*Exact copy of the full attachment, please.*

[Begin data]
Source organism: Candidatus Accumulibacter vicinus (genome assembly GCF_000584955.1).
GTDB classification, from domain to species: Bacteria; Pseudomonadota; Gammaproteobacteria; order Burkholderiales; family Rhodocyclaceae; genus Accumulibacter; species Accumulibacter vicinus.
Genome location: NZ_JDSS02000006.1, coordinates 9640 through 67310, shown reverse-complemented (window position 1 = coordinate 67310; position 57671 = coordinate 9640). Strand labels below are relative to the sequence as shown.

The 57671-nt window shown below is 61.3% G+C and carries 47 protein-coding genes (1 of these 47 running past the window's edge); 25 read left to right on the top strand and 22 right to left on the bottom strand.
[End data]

Source organism: Candidatus Accumulibacter vicinus (genome assembly GCF_000584955.1).
GTDB classification, from domain to species: Bacteria; Pseudomonadota; Gammaproteobacteria; order Burkholderiales; family Rhodocyclaceae; genus Accumulibacter; species Accumulibacter vicinus.
Genome location: NZ_JDSS02000006.1, coordinates 9640 through 67310, shown reverse-complemented (window position 1 = coordinate 67310; position 57671 = coordinate 9640). Strand labels below are relative to the sequence as shown.

The 57671-nt window shown below is 61.3% G+C and carries 47 protein-coding genes (1 of these 47 running past the window's edge); 25 read left to right on the top strand and 22 right to left on the bottom strand.